Central America's Failing States
When the US Defence Department produced a report in December in which it named Mexico as one of two countries (along with Pakistan) at risk of rapidly becoming a failed state there was a predictable rejection of its findings in many quarters. In fact, the authors may have got their analysis right, just for the wrong country. Head further south to Central America - Guatemala in particular - and the failed state paradigm may be far more applicable.
Considering the apparent progress made by democracy in the region since the 1990s, this assessment may seem a little harsh. But dig a little closer to look at the quality of democracy, above all in the condition of state institutions such as the judiciary and the police, and the picture becomes less rosy. Ironically, it is Mexico's hardline strategy against the drug cartels on its own territory which is making the situation worse; gangs are seeking the relative sanctuary of Central America as a base for their operations.
The evidence from Guatemala is particularly worrying. Some 80 per cent of Latin American cocaine reaching the US passes through the country at some point. President Álvaro Colom in February claimed that 40 per cent of the 6,200 murders recorded in 2008 were linked to drug-related violence. Investigators from the US and Guatemala believe that the two biggest Mexican cartels, the Sinaloa and Gulf gangs, are spreading their tentacles across various departments; the Gulf cartel's notorious armed wing, Los Zetas, is held responsible for a spate of massacres in the country in the past year. Many economists believe that a major reason for the quetzal's strength against the dollar in recent years has been the amount of drug money laundered through the Guatemalan financial system.
Compared with the strong-arm tactics employed by his Mexican counterpart Felipe Calderón, Colom seems resigned to defeat. Comments in January that the country was helpless against an "avalanche" of drug-trafficking from the north were aimed at securing international support, but do little to inspire confidence in his leadership.
The sad truth is that he may well be right: the national police (PNC) are notoriously corrupt, understaffed and inefficient, as much a part of the problem as the drug gangs themselves. Moreover, the armed forces have become a shadow of their former self, and still have human rights legacies hanging over them from the country's bitter civil war. Even if the PNC were to convert itself overnight into the world's most effective crime-fighting machine, it would still be unlikely to have a significant immediate impact. Without an overhaul of the entire judicial system, any government measures or societal pressure are not going to make much of a difference.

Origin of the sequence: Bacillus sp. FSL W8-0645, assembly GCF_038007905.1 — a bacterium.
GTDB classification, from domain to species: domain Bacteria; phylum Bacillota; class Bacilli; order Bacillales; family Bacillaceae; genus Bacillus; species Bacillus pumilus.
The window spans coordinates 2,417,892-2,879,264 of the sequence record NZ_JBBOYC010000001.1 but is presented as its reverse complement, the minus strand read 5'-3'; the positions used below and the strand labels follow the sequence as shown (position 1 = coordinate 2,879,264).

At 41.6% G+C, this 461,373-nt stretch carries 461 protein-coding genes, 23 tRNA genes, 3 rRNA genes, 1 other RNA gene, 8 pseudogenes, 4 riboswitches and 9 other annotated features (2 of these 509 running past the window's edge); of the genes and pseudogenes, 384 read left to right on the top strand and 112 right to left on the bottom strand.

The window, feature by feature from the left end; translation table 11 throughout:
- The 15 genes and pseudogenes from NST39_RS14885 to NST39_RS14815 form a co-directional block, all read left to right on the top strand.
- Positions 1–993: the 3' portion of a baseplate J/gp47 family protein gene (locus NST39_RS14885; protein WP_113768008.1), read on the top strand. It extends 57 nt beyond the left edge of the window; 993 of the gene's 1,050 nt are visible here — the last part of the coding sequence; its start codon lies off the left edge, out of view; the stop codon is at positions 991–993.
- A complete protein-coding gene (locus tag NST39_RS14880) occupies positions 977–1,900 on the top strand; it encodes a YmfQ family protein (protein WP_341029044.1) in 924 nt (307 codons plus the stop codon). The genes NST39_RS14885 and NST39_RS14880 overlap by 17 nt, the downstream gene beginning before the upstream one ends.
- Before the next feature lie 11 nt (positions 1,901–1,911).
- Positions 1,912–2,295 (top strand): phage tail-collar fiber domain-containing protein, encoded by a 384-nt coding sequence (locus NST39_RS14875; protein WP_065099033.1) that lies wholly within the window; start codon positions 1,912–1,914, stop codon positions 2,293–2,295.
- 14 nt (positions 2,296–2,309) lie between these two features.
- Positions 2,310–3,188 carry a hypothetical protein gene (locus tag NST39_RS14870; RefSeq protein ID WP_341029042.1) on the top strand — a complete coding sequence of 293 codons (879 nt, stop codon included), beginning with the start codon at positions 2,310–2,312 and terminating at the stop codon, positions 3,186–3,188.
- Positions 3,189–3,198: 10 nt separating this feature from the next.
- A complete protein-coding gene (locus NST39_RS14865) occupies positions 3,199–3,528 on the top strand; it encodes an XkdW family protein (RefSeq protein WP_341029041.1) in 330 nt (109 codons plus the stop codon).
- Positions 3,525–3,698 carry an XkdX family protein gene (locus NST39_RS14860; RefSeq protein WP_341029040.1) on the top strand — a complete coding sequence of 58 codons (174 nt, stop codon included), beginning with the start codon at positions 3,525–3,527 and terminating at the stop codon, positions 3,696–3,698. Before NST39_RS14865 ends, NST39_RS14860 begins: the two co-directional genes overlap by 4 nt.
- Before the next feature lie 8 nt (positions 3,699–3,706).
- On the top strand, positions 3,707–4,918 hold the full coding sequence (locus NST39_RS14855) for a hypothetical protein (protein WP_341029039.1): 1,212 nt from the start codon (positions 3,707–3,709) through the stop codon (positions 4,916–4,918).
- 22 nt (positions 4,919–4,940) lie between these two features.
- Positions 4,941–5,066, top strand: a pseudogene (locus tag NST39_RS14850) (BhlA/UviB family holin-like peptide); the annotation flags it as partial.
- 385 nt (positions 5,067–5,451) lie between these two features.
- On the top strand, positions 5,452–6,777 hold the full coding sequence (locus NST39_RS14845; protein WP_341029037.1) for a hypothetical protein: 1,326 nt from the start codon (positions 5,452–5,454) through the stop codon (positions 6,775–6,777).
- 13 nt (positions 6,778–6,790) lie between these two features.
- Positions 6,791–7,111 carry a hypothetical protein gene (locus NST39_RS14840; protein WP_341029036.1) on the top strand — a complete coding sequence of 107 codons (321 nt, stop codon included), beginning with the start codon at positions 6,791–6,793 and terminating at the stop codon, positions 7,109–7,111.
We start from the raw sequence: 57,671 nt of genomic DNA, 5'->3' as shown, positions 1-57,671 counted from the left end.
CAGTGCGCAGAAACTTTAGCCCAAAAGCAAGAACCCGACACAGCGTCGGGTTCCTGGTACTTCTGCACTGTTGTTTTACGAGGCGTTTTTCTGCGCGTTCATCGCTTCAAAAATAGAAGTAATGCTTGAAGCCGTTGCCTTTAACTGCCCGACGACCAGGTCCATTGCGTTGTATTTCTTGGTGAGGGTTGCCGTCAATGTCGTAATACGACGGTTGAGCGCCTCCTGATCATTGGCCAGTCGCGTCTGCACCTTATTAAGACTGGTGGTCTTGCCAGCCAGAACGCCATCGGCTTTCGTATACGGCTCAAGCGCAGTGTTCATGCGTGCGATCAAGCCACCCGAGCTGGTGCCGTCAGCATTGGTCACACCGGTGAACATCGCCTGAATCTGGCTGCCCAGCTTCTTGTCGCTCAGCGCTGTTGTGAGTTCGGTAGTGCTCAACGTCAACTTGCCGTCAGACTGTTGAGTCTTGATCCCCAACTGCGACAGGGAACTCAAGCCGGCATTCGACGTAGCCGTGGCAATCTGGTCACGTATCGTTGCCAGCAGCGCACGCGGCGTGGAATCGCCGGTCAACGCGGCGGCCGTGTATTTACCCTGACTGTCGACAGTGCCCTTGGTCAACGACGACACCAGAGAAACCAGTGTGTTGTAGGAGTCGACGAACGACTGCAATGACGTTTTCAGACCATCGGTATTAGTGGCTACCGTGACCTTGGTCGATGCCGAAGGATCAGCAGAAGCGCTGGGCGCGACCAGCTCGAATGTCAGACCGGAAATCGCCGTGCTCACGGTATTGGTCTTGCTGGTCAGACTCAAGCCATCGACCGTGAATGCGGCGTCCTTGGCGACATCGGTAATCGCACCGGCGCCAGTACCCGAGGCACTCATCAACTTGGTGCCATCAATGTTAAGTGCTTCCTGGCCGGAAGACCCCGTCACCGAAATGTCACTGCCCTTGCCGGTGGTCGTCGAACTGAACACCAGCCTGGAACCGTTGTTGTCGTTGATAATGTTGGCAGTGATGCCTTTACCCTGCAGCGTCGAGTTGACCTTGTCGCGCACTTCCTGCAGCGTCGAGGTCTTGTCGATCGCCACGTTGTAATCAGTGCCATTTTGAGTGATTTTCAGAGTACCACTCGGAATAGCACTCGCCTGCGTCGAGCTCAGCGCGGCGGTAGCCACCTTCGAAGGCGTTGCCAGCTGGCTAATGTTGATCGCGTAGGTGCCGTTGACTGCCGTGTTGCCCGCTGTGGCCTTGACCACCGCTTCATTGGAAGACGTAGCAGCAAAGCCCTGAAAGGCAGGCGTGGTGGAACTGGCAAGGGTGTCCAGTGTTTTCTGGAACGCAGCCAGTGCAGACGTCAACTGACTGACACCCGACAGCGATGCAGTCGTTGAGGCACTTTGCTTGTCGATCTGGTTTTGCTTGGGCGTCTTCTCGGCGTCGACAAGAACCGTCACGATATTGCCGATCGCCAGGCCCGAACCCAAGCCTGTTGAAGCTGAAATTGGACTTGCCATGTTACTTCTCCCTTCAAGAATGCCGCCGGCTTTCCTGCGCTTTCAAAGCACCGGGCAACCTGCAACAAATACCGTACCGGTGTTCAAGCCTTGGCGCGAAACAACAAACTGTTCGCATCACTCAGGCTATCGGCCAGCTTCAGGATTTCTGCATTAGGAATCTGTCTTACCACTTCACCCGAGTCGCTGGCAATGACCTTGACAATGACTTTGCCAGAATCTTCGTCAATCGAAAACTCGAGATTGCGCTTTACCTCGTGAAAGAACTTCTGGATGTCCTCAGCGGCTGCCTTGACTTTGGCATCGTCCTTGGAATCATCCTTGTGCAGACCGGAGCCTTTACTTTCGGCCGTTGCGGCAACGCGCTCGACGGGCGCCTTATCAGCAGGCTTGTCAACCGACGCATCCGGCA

This is true as much as for the rest of Central America - with the general exception of Costa Rica and Panama - as it is for Guatemala alone. Evidence from El Salvador would appear to bear this point out: the Salvadoran police are widely regarded as stronger and more efficient, but crime rates remain roughly on a par with Guatemala. In both countries, impunity is the key: in Guatemala only 4 per cent (at most) of all crimes, and less than 2 per cent of murders, result in a criminal conviction.
The condition of the Central American judiciary is at the heart of the prospect of state failure. Already weak and inefficient, prone to corruption, politicisation, lack of coordination between departments, and outright intimidation of its officials, judicial systems across the isthmus have been an easy target for organised crime. Guatemala has been the most obvious victim so far, but Honduras also suffers all the similar conditions to be the next in line.
Bringing the judicial system and other key state institutions to their knees is the main aim of the drug cartels. Being in virtual control of large swathes of Central American territory and being able to act with relative impunity are ultimately very good for business. The US may view its war on drugs in Mexico and Colombia as partially successful; the danger is that Central America does not have those countries' institutional resilience, leaving the way open for new fronts to be opened. Quite aside from the terrible human and institutional impact, this situation also undermines the long-term economic strategies of Central American governments. For better or for worse, democracy in the region has been accompanied by policies of economic liberalisation and efforts to attract foreign investment, culminating in the signing of the Central American Free Trade Agreement with the US in 2005.
While foreign companies have not been deliberately targeted, regular headlines of new killings hardly present a positive international image. On-the-surface political stability and favourable investment laws may be in place, but in the absence of an effective judiciary or reliable security forces, committing capital to promising projects becomes that much more difficult.
Significant improvements to this situation will be hard won. Central American politicians' habitual tough talk on violent crime has paid few dividends in practice; it makes little impact on drug cartels, whose resources often far outweigh those of the local police or army. Attention will inevitably be focused on the US to provide more material and technical support to the security forces; drips of funding for Central America under the term of the Mérida Initiative agreed with Mexico are welcome, but likely to be insufficient in the grand scheme of things.
Meanwhile, the economic downturn is doing its bit to help the gangs' cause: jobs will dry up, poverty will increase and the government's ability to provide basic welfare and social services will be tested, making a life of crime all the more attractive and rewarding. The possible implications of this Catch-22 are troubling to say the least.